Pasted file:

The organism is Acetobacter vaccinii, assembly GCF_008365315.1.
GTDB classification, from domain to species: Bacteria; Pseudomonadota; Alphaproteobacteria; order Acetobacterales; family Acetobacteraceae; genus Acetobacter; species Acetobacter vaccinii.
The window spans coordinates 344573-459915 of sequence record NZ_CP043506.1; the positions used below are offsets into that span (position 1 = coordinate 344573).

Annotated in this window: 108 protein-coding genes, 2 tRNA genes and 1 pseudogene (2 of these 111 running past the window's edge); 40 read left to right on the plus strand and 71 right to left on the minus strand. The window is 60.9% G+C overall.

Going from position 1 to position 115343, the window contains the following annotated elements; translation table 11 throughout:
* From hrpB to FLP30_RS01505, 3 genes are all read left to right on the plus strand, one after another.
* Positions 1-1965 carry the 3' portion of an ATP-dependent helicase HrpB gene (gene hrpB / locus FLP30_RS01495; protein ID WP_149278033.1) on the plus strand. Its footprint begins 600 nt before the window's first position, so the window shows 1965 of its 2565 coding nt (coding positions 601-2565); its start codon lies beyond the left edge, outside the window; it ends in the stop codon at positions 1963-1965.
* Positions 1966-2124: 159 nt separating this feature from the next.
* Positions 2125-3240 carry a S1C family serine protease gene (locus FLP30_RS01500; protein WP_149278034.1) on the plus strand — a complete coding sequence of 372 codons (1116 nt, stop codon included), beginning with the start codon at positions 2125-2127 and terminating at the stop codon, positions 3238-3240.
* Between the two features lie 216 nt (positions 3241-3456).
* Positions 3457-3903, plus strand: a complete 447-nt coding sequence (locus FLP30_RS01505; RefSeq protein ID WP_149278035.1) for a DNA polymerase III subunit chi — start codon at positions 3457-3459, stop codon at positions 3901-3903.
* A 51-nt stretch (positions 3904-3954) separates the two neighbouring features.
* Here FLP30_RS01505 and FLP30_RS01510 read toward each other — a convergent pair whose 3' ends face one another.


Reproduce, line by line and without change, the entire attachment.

The organism is Acetobacter vaccinii, assembly GCF_008365315.1.
GTDB classification, from domain to species: Bacteria; Pseudomonadota; Alphaproteobacteria; order Acetobacterales; family Acetobacteraceae; genus Acetobacter; species Acetobacter vaccinii.
The window spans coordinates 344573-459915 of sequence record NZ_CP043506.1; the positions used below are offsets into that span (position 1 = coordinate 344573).

Annotated in this window: 108 protein-coding genes, 2 tRNA genes and 1 pseudogene (2 of these 111 running past the window's edge); 40 read left to right on the plus strand and 71 right to left on the minus strand. The window is 60.9% G+C overall.

Going from position 1 to position 115343, the window contains the following annotated elements; translation table 11 throughout:
* From hrpB to FLP30_RS01505, 3 genes are all read left to right on the plus strand, one after another.
* Positions 1-1965 carry the 3' portion of an ATP-dependent helicase HrpB gene (gene hrpB / locus FLP30_RS01495; protein ID WP_149278033.1) on the plus strand. Its footprint begins 600 nt before the window's first position, so the window shows 1965 of its 2565 coding nt (coding positions 601-2565); its start codon lies beyond the left edge, outside the window; it ends in the stop codon at positions 1963-1965.
* Positions 1966-2124: 159 nt separating this feature from the next.
* Positions 2125-3240 carry a S1C family serine protease gene (locus FLP30_RS01500; protein WP_149278034.1) on the plus strand — a complete coding sequence of 372 codons (1116 nt, stop codon included), beginning with the start codon at positions 2125-2127 and terminating at the stop codon, positions 3238-3240.
* Between the two features lie 216 nt (positions 3241-3456).
* Positions 3457-3903, plus strand: a complete 447-nt coding sequence (locus FLP30_RS01505; RefSeq protein ID WP_149278035.1) for a DNA polymerase III subunit chi — start codon at positions 3457-3459, stop codon at positions 3901-3903.
* A 51-nt stretch (positions 3904-3954) separates the two neighbouring features.
* Here FLP30_RS01505 and FLP30_RS01510 read toward each other — a convergent pair whose 3' ends face one another.